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Plana Forma

Eunice gets bitten by the FORMA bug.
Plana Forma Eunice gets bitten by the FORMA bug.

Plana FORMA: No two words have ever struck quite this level of anxiety and excitement in me. Ever since I heard of it from Cosmo’s Regina Belmonte I decided to give the much-buzzed-about workout a try, in the hopes it would jumpstart my body in time for a fitter 2013. Although a staunch advocate of Pilates in my 20s—I’ve been practicing since ’03—I thought it was the perfect time and decided to give in to this particular workout, which is said to be a highly addictive mix of yoga, Pilates, and dance, with a healthy, kick-ass dose of cardio (a.k.a. my sworn enemy).

I was registered under a month-long program, and though not a morning person by any standards, was determined to stick it out. My prior yogalates background made me comfy with the poses and stretches I encountered during my first class, but my body died with all the cardio and toning, my legs shaking in resistance to pulse and “sprint to the change.” Needless to say I was one of their “special” students—namechecked every so often, sob—and right after my first class was glad I literally lived through it to tell the tale. And don’t ask me how sore I was the next day.

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And here it is: Plana FORMA is a full-body, 55-minute workout by certified dancer and N.Y.-trained instructor Julie Alagde-Carretas that both stretches and contracts muscles to—and this is their favorite phrase—the point of exhaustion. Then you do it all over again, burning calories and melting fat as you go. Thighs, abs, butt, legs, saddlebags, arms, shoulders, waist—all get several minutes of intense, intense focus, which includes muscle sprints, stretches, dance movements (hip thrusts to Shakira!), lots of foot flexing and pointing, bridge poses, etc. You have props like a black band to aid in stretching and core work, and the very-inaccurately-named playground ball, a supplement to the infamous, dreaded Flat Back Chair and Water Ski thigh portions, where you pulse your seat up and down with your heels up. Clubby anthems urge you to push further, instructors are vigilant yet encouraging, and the almost-100%-female classes made me more confident to finish strong—yes, you feel you’re all in this hell together. There’s a reason they call FORMA students “thigh warriors.”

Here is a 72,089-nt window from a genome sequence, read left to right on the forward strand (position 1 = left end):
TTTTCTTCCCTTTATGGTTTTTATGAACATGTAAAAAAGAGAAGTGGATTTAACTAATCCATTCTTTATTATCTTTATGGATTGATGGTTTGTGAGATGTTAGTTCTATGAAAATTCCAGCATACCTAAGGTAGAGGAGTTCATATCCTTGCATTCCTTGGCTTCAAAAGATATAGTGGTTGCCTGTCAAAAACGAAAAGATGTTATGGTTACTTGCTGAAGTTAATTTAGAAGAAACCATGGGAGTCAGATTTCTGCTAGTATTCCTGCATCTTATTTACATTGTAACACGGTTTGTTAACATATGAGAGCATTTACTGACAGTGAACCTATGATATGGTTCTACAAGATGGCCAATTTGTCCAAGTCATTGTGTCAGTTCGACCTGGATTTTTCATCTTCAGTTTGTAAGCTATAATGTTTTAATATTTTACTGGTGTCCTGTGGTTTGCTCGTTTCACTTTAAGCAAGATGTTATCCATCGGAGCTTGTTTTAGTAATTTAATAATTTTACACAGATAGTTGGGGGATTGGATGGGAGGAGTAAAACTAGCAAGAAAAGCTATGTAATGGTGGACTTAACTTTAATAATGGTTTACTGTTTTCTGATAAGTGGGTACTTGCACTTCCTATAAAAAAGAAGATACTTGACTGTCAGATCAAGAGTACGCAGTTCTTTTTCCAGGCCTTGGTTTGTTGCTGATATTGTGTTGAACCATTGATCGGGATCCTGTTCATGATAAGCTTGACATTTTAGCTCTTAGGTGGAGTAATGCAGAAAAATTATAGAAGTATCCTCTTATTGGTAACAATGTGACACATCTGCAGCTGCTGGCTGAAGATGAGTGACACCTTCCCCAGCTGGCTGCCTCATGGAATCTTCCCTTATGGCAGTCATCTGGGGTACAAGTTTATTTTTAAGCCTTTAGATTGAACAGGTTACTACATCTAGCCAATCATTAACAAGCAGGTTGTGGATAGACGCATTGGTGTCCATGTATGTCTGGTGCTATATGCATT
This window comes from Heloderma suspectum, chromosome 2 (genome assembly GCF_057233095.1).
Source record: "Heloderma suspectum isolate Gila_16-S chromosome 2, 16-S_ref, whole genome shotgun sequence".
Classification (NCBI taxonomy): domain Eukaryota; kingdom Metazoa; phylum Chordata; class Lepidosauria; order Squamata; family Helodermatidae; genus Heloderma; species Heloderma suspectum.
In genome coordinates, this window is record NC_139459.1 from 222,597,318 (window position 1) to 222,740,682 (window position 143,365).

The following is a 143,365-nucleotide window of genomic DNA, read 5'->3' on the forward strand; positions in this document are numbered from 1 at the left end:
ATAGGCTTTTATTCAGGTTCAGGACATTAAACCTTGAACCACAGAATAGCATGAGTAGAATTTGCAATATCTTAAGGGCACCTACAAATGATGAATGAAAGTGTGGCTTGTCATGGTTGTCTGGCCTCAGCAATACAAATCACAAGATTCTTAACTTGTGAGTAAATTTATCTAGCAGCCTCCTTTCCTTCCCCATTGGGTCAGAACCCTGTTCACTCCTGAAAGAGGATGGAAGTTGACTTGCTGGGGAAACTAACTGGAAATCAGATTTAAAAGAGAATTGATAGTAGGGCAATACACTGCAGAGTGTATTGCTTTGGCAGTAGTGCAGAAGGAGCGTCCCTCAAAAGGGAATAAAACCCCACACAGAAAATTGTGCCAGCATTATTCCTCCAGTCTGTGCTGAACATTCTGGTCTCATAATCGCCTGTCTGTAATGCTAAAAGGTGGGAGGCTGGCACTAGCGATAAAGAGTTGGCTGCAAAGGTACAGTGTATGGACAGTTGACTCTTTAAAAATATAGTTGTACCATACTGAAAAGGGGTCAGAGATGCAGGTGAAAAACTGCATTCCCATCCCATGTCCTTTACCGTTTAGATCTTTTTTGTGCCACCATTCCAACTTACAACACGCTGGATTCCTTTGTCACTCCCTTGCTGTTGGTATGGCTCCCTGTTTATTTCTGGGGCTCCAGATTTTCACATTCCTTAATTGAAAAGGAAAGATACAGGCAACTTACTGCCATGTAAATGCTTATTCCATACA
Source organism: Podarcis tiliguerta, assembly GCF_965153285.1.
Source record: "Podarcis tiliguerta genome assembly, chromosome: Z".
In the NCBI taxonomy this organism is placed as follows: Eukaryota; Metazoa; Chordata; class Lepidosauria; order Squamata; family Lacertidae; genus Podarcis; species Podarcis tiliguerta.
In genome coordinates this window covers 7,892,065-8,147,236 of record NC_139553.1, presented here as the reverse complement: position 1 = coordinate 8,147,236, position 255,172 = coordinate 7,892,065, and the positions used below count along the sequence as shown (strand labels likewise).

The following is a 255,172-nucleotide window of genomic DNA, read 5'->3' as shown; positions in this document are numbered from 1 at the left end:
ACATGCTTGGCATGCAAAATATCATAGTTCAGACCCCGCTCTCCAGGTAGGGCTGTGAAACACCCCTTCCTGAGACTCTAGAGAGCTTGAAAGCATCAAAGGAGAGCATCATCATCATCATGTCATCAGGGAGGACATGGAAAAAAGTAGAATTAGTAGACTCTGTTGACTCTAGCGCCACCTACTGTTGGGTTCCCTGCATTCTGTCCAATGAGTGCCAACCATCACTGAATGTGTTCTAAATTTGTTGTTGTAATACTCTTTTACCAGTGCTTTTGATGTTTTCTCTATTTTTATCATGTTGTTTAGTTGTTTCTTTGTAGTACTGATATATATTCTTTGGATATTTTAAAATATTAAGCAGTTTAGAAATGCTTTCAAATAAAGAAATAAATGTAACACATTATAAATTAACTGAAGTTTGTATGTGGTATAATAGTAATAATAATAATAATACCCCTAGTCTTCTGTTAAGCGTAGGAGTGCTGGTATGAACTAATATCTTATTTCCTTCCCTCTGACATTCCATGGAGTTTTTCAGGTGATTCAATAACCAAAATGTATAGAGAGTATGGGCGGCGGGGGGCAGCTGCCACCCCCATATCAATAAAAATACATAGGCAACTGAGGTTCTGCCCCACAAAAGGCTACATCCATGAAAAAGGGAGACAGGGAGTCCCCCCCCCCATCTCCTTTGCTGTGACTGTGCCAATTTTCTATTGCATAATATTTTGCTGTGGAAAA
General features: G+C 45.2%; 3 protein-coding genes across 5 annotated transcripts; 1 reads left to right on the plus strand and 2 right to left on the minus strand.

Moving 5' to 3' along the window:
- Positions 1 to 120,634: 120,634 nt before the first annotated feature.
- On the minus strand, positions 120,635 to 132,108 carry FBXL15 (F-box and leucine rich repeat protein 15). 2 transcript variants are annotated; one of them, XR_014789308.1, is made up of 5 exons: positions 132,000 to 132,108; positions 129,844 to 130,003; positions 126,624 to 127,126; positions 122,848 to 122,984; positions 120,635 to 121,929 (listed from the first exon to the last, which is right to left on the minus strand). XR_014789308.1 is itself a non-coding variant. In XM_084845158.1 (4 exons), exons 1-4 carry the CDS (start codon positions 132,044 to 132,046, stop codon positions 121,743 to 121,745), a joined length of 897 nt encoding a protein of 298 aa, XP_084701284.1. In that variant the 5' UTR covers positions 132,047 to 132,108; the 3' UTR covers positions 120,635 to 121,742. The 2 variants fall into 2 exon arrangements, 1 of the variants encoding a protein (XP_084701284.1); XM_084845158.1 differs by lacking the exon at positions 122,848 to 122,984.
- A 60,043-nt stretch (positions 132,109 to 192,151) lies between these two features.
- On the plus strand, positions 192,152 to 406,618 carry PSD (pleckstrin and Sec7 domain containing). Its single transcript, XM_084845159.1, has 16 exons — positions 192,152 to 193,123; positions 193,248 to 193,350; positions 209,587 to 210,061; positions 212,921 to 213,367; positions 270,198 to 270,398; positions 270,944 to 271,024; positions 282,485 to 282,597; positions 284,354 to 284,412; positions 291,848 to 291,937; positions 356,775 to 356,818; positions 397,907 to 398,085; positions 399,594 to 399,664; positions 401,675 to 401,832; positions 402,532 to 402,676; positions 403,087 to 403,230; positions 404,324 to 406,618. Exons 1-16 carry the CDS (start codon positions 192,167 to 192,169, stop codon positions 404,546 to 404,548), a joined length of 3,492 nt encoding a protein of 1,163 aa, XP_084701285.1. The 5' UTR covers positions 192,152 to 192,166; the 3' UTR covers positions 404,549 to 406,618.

Eight sessions in and FORMA’s Tina Lagdameo suggested I go for the Mixed classes next (they usually require a minimum of 10 Beginners before advancing). A faster pace and more challenging modifications actually switched things up and made it more enjoyable.

Apart from a Pavlovian reaction to clubby anthems when I now hear them outside of class, the only bad thing I can say about FORMA is that classes are now harder and harder to book. Yup, more women have gotten caught by the FORMA bug, and this is honestly because the hype is true: It’s as addictive yet feminine a no-nonsense workout as they come, and as a complete gymphobe (and former cardiophobe), I can say it’s one of the best lifestyle changes I’ve taken on yet.

Plana FORMA studio, 6F Jecoprime Building, 20th Drive, McKinley Business Park, Fort Bonifacio, Taguig; GF ETON Centris Walk, EDSA cor. Quezon Ave., Q.C. Tel. no. 553 0870. Cel. No. 0917 809 4392.


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